Low Key

Low Key Catastrophe

In contrast, Orlando Ferguson – duo John Tuffen and Ash Sagar – push hard on their avant-garde credentials and are all about the drone. Summ O))) without the power chords or distortion, ‘Earth 2’ reimagined without the gut-churning metal grind, their set, sculpted with duelling bass / guitar feedback and essentially nothing else is the droniest of drone. And it’s ace. There’s no overt political message here, but it’s clear that these guys are on the side of good.

Orlando Ferguson

Orlando Ferguson

The running order changed a few times, and things were running spectacularly late, which meant that after a long day at work after a 4am start, I wasn’t up for watching ZiZ (and I’m prey hardcore about staying it out to the end of a gig). Irked as I was at times by the apparent lack of organisation, and the conversation over performers (Nick Hall, offering his own brand of Folk Rock / Americana had a particularly tough battle against the endless babble), it was a landmark night that brought people together, and that’s what matters.

Hide & Seek Records – 18th March 2016

Christopher Nosnibor

I’ve been less than complimentary about Department M in the past. They’re a band I feel I ought to like, and, truth be told, really want to like. I very much get – and like – so many of their reference points and influences. I like their sound, overall, and in terms of the component parts. I kinda think their highly stylised image – specifically that of Owen Brinley – is cool, in a way. That doesn’t mean I don’t think the mac and headphones getup is a tad affected – it’s a chronic affectation, in fact, but there’s a sense that Brinley’s homage to the 80s is sincere and very closely studied in its affection.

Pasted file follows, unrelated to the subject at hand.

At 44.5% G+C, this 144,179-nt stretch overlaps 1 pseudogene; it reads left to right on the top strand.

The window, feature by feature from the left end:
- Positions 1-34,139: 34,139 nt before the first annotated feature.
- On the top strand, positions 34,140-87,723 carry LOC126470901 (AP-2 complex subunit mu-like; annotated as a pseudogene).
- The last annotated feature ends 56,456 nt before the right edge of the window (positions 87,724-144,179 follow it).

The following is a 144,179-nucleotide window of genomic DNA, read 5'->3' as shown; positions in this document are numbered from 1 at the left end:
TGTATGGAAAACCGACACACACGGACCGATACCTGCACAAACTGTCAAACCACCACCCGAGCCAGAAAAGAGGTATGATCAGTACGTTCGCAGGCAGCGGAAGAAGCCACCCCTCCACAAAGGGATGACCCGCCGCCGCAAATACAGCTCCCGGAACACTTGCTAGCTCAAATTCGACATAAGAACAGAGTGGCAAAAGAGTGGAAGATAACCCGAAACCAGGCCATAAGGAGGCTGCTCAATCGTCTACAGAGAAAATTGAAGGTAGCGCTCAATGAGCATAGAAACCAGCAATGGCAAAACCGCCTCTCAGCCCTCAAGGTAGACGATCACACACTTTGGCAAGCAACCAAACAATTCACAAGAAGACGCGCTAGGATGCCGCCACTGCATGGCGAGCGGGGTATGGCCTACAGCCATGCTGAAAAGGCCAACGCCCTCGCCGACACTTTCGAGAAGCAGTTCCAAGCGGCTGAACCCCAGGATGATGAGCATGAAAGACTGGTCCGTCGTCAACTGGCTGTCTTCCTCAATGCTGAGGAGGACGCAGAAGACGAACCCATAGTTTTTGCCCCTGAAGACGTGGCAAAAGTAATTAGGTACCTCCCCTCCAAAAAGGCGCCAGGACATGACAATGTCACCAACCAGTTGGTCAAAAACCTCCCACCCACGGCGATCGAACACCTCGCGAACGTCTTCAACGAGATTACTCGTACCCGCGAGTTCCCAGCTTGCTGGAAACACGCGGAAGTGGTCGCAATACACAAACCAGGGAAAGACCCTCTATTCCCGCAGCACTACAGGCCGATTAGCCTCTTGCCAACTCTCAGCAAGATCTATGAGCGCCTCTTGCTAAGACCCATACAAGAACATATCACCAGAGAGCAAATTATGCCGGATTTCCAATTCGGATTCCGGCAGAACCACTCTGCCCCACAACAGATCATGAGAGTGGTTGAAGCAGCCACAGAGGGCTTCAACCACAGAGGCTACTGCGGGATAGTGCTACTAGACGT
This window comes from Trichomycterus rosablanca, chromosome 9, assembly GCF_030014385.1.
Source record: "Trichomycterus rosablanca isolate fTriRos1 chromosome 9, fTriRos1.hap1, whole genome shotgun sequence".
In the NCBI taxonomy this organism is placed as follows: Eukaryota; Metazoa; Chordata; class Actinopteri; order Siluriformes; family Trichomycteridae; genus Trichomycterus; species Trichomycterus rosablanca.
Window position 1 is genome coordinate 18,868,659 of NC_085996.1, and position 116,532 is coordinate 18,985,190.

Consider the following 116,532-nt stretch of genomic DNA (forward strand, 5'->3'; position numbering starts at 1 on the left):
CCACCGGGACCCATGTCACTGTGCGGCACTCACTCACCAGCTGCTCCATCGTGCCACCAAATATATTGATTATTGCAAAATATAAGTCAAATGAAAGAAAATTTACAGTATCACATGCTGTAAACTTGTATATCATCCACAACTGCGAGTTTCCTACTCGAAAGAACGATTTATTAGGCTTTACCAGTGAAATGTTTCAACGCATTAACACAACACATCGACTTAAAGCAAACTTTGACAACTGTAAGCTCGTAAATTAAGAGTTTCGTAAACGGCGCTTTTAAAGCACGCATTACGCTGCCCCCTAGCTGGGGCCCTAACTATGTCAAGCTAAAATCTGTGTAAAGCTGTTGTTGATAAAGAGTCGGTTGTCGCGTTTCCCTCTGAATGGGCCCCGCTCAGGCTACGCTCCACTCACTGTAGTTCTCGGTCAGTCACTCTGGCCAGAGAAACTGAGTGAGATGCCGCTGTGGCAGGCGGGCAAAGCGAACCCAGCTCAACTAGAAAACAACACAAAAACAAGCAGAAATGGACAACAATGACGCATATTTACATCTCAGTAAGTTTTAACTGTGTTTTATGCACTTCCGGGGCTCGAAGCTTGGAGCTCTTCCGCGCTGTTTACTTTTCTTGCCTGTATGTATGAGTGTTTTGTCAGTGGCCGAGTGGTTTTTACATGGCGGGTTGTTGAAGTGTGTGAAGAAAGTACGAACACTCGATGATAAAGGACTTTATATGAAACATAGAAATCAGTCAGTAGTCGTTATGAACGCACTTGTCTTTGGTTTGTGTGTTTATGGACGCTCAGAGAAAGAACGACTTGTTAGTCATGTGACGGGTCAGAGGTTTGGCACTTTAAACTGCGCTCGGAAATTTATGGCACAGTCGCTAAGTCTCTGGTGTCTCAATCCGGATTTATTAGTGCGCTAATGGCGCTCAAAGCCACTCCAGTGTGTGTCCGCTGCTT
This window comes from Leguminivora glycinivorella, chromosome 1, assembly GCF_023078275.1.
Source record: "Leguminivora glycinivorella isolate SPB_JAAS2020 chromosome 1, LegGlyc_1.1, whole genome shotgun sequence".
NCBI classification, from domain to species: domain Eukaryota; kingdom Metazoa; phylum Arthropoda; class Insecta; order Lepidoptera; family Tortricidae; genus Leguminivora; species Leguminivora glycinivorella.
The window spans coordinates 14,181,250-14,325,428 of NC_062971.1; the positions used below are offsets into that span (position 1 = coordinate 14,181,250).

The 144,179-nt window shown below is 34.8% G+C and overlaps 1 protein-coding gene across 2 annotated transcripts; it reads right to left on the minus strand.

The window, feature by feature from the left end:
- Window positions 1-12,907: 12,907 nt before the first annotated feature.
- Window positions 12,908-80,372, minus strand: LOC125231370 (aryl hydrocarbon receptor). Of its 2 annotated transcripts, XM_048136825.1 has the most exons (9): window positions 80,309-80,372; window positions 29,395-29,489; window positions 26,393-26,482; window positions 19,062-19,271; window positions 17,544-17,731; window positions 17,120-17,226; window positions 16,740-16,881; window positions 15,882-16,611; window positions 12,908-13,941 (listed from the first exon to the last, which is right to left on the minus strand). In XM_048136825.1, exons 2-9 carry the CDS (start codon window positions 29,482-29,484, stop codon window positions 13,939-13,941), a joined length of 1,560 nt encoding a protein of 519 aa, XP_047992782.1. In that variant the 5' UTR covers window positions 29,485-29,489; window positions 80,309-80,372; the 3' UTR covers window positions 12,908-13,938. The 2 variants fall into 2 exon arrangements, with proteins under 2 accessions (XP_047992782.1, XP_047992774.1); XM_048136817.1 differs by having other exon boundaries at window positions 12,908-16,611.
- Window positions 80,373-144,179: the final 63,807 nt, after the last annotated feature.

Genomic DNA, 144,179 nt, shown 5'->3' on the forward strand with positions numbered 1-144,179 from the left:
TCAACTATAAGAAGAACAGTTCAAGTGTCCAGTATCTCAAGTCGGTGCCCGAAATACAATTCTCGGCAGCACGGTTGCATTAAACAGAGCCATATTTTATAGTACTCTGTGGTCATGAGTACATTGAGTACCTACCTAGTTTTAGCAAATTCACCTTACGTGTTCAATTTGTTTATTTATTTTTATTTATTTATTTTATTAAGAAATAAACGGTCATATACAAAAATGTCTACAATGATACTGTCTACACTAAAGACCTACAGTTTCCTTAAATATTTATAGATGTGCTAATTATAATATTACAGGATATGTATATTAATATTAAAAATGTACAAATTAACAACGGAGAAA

But for all that, they’ve always felt somehow lacking, the music too controlled, the look too much of a contrivance, the sounds too preoccupied with recreating the vintage. Style, yes, but substance?

As is standard for department M (stylised with a lower case ‘d’ in the latest round of promo), Deep Control has a lot going in its favour, at least on paper, featuring as it does Owen Brinley (ex-Grammatics) and Tommy Davidson (Pulled Apart By Horses), while having been produced by long-term friend James Kenosha, who has a staggering resumé. Again, that’s a fact. It was also mastered by Tom Woodhead, formerly of Forward Russia, at Hippocratic studios, and it looks good. A decent album cover matters, and this works, although it is an unashamed reconstruction of many things 80s.

And I would love to froth at the mouth with enthusiasm for this release, or at least be forced to reconsider my stance. I actually wanted to be wrong, to declare the error of my previous perceptions of the band. But sadly, Deep Control only reinforces everything I find troublesome with department M.

But while their eponymous debut showed clear promise and a bit of edge, Deep Control is the sound of a band slipping into its comfort zone. The album’s tile and many of the tracks imply antagonism and frustration which simply don’t translate in the delivery.

It’s ironic, given the circumstances of the album’s creation. As the press release explains, ‘the lyrical undertow of the album is a discourse on coming to terms with disorders such as Anxiety and OCD whilst living in the sometimes harsh modern worlds of work and play in a Northern city. After years spent in the spin of these facets, there’s the essence of time escaping at speed – you can only sit back and watch the years whirl by.’ Again, I can relate: every landmark birthday I approach is prefaced by abject terror in the face of the ageing process, and I have a handle on stress, anxiety, panic. Despite all of this, Deep Control fails to speak to me.

The album as a whole simply lacks bite. It feels, and sounds, simply too insular to communicate any kind of message. And yet there’s no real sense of inner turmoil either.

The songs are wet, as is their delivery. There’s an eternal threat of breaking out, cutting loose, giving it some nuts, that remains unfulfilled. There’s a moment where the final bars of ‘Bad Formulae’ turn dark, and a shuddering cybergoth groove kicks in that suggests that – it being only the second track – things are going to take a turn for the intense on album number two.

But sadly, it never happens: the Depeche Mode (I very much doubt the band’s initials could be accidental) meets Howard Jones stylings lack any real meat, or sense of direction, and it transpired that Deep Control is tame in comparison to its predecessor.